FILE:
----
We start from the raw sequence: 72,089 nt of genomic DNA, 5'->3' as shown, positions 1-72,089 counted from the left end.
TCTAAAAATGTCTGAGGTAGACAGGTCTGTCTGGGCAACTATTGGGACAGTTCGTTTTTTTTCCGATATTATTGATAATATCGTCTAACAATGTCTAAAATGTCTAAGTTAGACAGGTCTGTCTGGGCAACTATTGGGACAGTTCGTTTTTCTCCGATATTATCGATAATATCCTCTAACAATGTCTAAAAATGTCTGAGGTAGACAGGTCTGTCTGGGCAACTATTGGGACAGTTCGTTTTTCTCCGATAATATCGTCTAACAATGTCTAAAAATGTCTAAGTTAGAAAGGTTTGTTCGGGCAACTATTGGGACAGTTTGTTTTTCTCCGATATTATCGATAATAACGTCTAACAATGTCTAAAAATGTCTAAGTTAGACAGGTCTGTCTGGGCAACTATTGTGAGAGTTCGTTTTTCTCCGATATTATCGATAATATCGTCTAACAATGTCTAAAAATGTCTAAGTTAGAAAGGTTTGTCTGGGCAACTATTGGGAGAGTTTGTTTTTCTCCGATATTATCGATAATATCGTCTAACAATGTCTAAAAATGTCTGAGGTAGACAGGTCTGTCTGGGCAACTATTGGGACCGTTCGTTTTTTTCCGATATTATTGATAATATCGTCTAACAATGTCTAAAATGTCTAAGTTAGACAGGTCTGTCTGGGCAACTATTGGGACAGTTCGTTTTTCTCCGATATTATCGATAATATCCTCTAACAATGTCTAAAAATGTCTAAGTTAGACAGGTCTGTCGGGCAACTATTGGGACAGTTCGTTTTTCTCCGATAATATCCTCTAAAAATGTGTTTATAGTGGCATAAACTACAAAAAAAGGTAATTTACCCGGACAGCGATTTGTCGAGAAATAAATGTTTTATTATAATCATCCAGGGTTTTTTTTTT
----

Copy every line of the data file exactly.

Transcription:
We start from the raw sequence: 72,089 nt of genomic DNA, 5'->3' as shown, positions 1-72,089 counted from the left end.
TCTAAAAATGTCTGAGGTAGACAGGTCTGTCTGGGCAACTATTGGGACAGTTCGTTTTTTTTCCGATATTATTGATAATATCGTCTAACAATGTCTAAAATGTCTAAGTTAGACAGGTCTGTCTGGGCAACTATTGGGACAGTTCGTTTTTCTCCGATATTATCGATAATATCCTCTAACAATGTCTAAAAATGTCTGAGGTAGACAGGTCTGTCTGGGCAACTATTGGGACAGTTCGTTTTTCTCCGATAATATCGTCTAACAATGTCTAAAAATGTCTAAGTTAGAAAGGTTTGTTCGGGCAACTATTGGGACAGTTTGTTTTTCTCCGATATTATCGATAATAACGTCTAACAATGTCTAAAAATGTCTAAGTTAGACAGGTCTGTCTGGGCAACTATTGTGAGAGTTCGTTTTTCTCCGATATTATCGATAATATCGTCTAACAATGTCTAAAAATGTCTAAGTTAGAAAGGTTTGTCTGGGCAACTATTGGGAGAGTTTGTTTTTCTCCGATATTATCGATAATATCGTCTAACAATGTCTAAAAATGTCTGAGGTAGACAGGTCTGTCTGGGCAACTATTGGGACCGTTCGTTTTTTTCCGATATTATTGATAATATCGTCTAACAATGTCTAAAATGTCTAAGTTAGACAGGTCTGTCTGGGCAACTATTGGGACAGTTCGTTTTTCTCCGATATTATCGATAATATCCTCTAACAATGTCTAAAAATGTCTAAGTTAGACAGGTCTGTCGGGCAACTATTGGGACAGTTCGTTTTTCTCCGATAATATCCTCTAAAAATGTGTTTATAGTGGCATAAACTACAAAAAAAGGTAATTTACCCGGACAGCGATTTGTCGAGAAATAAATGTTTTATTATAATCATCCAGGGTTTTTTTTTT